Mar 18, 2017

CEO to CFO phishing scams are on the rise. Here’s one we caught in the act

Using sender identity to stop phishing

There has been a lot of coverage in the media recently about spear phishing and the ‘CEO to CFO’ scam, and for good reason. Phishing attacks have been distressingly common for some time, and they appear to be getting worse. For a sampler, just check out security expert Brian Krebs’ many stories of executives being duped by fake emails.

These attacks rely on the scammers using your exact domain to create fake email messages that look like they originate from within your company. They can often get away with this because many email systems don’t verify whether the sender is actually authorized to use that domain or not.

DMARC, when in enforcement mode, stops this cold.

Just recently ValiMail saw an example of a spear phishing email sent to one of our customers. The CFO found it in her spam folder. As you can see below, the language is a bit stilted, so she probably could have identified it as a suspicious message if she was reading carefully. But it is easy to be fooled in the rush of daily activities. And anyway, do you want your CFO worrying about the authenticity of every email? Or do you want her focusing on the company’s finances?

Ditto for people in HR: The IRS recently warned payroll and HR departments to be alert for W2 scams, where the CEO appears to be sending a request for employees’ W2 tax forms, which the attackers then use in a variety of ways, such as filing fraudulent tax returns. But why should HR people be spending their time trying to establish the authenticity of emails they receive?

For our customer, there was never any question of being fooled, since DMARC caused it to go to the spam folder. But the fact that the CFO could see it at all (by looking through her spam folder) was enough to make the security team move to p=reject, which means that future messages that fail authentication like this will be deleted outright. (Note: for more on DMARC configuration and p=reject, see our DMARC FAQ.) There is now no chance at all that this company will be caught out by attackers spoofing their domains.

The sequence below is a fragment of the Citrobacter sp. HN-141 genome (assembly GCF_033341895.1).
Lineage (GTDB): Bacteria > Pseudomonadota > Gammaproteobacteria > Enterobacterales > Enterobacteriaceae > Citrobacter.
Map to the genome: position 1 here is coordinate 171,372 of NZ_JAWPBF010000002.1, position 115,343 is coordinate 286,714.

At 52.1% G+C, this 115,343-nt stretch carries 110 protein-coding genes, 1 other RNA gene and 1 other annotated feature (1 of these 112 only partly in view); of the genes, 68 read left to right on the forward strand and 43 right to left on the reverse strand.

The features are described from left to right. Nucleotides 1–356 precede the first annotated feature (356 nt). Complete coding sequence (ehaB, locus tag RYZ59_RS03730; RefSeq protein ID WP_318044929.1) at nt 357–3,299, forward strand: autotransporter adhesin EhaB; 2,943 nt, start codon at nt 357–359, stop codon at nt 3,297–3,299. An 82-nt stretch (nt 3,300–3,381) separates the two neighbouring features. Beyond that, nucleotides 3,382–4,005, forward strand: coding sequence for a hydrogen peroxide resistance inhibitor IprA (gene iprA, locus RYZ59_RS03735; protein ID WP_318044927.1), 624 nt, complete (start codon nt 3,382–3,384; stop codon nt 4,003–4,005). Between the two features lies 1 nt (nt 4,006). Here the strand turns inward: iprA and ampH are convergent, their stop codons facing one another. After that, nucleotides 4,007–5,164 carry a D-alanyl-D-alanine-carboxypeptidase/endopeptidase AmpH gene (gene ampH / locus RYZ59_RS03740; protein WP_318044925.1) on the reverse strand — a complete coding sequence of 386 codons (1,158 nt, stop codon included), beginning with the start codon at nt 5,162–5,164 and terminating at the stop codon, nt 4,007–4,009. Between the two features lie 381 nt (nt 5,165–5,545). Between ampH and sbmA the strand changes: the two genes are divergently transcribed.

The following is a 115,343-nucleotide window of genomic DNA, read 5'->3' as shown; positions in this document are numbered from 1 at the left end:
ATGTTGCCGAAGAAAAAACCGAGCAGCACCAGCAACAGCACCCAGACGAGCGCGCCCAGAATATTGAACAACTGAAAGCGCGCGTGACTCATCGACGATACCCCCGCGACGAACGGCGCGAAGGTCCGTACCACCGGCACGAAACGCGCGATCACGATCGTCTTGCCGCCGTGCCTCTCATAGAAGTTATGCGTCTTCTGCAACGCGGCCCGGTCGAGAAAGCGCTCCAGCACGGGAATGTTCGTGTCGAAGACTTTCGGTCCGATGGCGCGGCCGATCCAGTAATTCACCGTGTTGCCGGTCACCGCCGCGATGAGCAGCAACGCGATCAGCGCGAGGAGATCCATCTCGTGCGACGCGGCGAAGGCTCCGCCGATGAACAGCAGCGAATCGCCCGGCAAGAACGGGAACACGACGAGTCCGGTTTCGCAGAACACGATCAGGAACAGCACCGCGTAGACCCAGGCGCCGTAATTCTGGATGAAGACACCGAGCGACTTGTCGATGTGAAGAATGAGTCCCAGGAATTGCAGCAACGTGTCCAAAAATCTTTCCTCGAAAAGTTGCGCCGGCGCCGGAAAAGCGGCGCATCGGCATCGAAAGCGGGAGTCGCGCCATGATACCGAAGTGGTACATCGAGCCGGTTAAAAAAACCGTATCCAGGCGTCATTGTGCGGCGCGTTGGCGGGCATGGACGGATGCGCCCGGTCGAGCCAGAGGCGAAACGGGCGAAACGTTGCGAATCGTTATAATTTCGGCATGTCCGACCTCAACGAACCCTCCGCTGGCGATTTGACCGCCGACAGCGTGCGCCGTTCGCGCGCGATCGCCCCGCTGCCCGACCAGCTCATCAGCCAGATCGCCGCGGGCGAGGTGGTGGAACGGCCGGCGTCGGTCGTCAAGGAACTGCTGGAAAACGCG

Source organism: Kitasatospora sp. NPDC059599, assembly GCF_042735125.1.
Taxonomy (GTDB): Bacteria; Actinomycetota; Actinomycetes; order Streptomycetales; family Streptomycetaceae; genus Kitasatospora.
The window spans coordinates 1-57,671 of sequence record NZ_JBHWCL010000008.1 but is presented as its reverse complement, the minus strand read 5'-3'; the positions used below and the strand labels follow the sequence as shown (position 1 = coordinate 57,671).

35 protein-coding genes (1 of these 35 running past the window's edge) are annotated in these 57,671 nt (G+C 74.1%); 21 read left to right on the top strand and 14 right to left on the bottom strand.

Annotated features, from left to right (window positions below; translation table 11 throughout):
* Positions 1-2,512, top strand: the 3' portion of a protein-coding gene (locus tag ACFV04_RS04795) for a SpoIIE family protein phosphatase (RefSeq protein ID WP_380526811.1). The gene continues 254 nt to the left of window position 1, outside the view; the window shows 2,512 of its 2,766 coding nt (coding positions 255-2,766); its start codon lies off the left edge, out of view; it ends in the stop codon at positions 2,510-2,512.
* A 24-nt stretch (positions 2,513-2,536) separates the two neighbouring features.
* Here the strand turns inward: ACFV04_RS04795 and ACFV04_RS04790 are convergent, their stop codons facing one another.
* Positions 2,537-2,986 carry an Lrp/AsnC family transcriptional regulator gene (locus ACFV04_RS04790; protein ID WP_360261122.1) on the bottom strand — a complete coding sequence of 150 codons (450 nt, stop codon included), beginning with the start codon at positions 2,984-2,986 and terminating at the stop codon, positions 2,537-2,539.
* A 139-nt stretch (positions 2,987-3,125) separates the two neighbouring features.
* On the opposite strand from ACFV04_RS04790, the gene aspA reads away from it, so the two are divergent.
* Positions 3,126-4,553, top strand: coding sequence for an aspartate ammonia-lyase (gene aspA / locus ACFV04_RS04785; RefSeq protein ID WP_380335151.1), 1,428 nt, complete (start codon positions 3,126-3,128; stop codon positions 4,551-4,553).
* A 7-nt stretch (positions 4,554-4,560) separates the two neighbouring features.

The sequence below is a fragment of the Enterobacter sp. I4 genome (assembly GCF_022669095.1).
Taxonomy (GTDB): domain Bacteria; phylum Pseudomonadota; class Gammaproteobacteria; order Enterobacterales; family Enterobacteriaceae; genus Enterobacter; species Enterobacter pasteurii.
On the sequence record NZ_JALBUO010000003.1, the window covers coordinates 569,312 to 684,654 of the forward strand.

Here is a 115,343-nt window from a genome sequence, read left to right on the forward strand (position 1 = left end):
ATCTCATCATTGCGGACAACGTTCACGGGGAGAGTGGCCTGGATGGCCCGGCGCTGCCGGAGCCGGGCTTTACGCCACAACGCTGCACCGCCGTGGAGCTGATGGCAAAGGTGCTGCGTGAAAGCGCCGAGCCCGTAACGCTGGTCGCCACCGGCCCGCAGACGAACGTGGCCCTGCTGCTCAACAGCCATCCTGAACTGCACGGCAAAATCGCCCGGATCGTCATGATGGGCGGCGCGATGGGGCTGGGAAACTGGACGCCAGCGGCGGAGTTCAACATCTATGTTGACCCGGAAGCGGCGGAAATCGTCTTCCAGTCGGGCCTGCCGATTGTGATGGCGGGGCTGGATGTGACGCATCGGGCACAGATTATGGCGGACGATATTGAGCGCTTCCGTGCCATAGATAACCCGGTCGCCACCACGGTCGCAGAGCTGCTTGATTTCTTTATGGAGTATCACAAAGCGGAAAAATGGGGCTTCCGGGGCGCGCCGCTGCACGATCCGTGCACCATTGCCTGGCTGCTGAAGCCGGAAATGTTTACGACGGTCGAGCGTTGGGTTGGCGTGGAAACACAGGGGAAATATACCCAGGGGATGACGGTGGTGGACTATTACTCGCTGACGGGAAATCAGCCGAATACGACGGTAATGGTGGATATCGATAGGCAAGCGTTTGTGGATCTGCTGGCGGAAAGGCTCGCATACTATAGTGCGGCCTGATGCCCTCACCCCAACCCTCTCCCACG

Happy Authenticating!

— — — — — Forwarded message — — — — —
From: John Smith <ceo@company.com>
To: <cfo@company.com>
Cc:
Date: Wed, 2 Mar 2016 08:25:03 -0800
Subject: Att: John
John

Kindly confirm how soon you can initiate an urgent bank transfer today, let me know when you can so that i can send the beneficiary’s details.
Regards,

Jane Doe
— — — — — Forwarded message — — — — —
From: John Smith <ceo@company.com>
To: <cfo@company.com>
Cc:
Date: Wed, 2 Mar 2016 08:12:37 -0800
Subject: Att: John
John
Confirm the receipt of this message if you are on seat , i want you to
process a payment before cut off time today.
Regards,

Jane Doe

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